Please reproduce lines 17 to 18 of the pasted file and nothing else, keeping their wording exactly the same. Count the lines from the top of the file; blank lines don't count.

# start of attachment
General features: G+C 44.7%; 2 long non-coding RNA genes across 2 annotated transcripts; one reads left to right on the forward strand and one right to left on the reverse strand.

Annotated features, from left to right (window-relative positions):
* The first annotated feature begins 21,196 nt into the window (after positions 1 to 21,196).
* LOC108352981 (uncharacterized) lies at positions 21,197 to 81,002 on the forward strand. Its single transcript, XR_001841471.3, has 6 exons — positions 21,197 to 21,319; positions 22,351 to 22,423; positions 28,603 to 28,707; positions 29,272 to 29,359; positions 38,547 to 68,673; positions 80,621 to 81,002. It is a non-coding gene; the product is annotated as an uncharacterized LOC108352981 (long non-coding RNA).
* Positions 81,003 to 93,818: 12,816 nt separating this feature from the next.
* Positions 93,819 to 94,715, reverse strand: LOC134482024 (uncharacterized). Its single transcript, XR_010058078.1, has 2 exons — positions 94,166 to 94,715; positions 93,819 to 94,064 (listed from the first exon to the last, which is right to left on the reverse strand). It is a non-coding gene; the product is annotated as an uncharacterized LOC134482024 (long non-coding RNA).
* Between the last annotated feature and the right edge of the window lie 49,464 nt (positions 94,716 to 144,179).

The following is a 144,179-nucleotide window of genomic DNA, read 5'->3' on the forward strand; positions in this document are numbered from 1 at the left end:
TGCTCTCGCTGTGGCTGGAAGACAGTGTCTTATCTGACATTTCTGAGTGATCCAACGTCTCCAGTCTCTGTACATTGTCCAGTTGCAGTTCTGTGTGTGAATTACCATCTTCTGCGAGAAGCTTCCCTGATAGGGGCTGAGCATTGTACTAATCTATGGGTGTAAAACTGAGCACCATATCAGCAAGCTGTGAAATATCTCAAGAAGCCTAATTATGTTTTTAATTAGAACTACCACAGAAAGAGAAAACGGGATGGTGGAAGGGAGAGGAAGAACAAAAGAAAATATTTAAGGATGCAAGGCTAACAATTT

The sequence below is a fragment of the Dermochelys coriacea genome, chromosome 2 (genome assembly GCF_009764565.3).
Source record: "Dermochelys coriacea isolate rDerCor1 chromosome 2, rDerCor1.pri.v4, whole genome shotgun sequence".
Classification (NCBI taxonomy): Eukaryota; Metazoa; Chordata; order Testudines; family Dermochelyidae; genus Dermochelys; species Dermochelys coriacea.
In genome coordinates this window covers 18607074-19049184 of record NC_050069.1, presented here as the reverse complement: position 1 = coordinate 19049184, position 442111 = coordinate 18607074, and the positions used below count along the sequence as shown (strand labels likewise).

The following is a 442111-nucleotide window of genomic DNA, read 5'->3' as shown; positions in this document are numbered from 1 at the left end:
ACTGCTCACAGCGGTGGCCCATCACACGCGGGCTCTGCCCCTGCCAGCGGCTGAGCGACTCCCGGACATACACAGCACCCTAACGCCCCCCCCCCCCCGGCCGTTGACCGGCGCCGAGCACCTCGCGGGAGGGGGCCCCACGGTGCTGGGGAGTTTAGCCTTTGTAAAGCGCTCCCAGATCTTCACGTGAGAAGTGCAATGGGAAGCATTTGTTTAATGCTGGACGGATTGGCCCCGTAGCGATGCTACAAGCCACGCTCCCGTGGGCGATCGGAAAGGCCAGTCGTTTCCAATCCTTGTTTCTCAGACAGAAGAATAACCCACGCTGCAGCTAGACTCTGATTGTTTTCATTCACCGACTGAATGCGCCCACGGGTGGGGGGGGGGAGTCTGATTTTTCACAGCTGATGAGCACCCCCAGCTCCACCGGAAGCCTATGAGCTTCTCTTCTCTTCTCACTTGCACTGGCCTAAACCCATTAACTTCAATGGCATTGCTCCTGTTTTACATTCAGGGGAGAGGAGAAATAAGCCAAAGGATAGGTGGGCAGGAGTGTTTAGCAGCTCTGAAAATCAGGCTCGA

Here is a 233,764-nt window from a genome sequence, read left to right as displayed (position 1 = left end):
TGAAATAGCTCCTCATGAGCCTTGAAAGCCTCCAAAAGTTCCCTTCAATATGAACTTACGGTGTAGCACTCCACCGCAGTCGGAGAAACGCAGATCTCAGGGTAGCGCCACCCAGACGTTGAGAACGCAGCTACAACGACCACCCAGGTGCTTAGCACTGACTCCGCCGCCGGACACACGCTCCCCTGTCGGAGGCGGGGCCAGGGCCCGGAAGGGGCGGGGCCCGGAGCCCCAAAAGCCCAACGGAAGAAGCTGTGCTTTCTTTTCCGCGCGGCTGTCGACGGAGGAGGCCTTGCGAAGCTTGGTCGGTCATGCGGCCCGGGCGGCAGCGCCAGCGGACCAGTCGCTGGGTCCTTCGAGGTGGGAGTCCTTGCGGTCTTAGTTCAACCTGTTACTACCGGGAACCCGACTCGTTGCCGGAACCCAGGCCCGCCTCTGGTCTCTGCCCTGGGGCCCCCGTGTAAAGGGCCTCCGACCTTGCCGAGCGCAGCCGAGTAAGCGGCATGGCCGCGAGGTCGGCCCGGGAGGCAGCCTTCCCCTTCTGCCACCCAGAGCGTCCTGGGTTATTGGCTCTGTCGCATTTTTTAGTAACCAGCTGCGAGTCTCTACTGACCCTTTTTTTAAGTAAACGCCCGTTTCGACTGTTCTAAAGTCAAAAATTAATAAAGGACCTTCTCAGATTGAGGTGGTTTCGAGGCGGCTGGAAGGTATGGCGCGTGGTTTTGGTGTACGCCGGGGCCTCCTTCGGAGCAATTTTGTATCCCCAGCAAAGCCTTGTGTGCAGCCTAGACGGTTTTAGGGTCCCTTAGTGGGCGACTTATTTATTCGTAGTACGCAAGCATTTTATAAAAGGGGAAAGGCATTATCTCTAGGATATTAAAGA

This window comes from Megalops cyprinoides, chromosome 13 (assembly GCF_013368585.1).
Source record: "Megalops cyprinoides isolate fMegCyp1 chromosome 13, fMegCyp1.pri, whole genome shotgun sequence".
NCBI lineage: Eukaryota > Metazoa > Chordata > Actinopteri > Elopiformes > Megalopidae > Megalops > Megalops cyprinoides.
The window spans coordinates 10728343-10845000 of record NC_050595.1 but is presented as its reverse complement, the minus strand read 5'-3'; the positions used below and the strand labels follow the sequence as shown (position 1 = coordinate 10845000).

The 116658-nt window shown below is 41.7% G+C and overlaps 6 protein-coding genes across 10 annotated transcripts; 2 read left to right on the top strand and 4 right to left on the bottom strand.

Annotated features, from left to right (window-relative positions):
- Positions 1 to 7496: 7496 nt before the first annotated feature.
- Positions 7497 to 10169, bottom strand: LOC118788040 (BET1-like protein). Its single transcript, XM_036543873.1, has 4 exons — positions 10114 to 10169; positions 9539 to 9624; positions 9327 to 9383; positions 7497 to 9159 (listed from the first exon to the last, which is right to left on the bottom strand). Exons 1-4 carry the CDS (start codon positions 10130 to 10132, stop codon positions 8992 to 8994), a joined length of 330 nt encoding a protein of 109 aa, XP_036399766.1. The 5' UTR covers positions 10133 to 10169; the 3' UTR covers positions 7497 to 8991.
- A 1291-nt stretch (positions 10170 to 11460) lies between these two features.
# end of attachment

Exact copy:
TGAAATAGCTCCTCATGAGCCTTGAAAGCCTCCAAAAGTTCCCTTCAATATGAACTTACGGTGTAGCACTCCACCGCAGTCGGAGAAACGCAGATCTCAGGGTAGCGCCACCCAGACGTTGAGAACGCAGCTACAACGACCACCCAGGTGCTTAGCACTGACTCCGCCGCCGGACACACGCTCCCCTGTCGGAGGCGGGGCCAGGGCCCGGAAGGGGCGGGGCCCGGAGCCCCAAAAGCCCAACGGAAGAAGCTGTGCTTTCTTTTCCGCGCGGCTGTCGACGGAGGAGGCCTTGCGAAGCTTGGTCGGTCATGCGGCCCGGGCGGCAGCGCCAGCGGACCAGTCGCTGGGTCCTTCGAGGTGGGAGTCCTTGCGGTCTTAGTTCAACCTGTTACTACCGGGAACCCGACTCGTTGCCGGAACCCAGGCCCGCCTCTGGTCTCTGCCCTGGGGCCCCCGTGTAAAGGGCCTCCGACCTTGCCGAGCGCAGCCGAGTAAGCGGCATGGCCGCGAGGTCGGCCCGGGAGGCAGCCTTCCCCTTCTGCCACCCAGAGCGTCCTGGGTTATTGGCTCTGTCGCATTTTTTAGTAACCAGCTGCGAGTCTCTACTGACCCTTTTTTTAAGTAAACGCCCGTTTCGACTGTTCTAAAGTCAAAAATTAATAAAGGACCTTCTCAGATTGAGGTGGTTTCGAGGCGGCTGGAAGGTATGGCGCGTGGTTTTGGTGTACGCCGGGGCCTCCTTCGGAGCAATTTTGTATCCCCAGCAAAGCCTTGTGTGCAGCCTAGACGGTTTTAGGGTCCCTTAGTGGGCGACTTATTTATTCGTAGTACGCAAGCATTTTATAAAAGGGGAAAGGCATTATCTCTAGGATATTAAAGA

This window comes from Megalops cyprinoides, chromosome 13 (assembly GCF_013368585.1).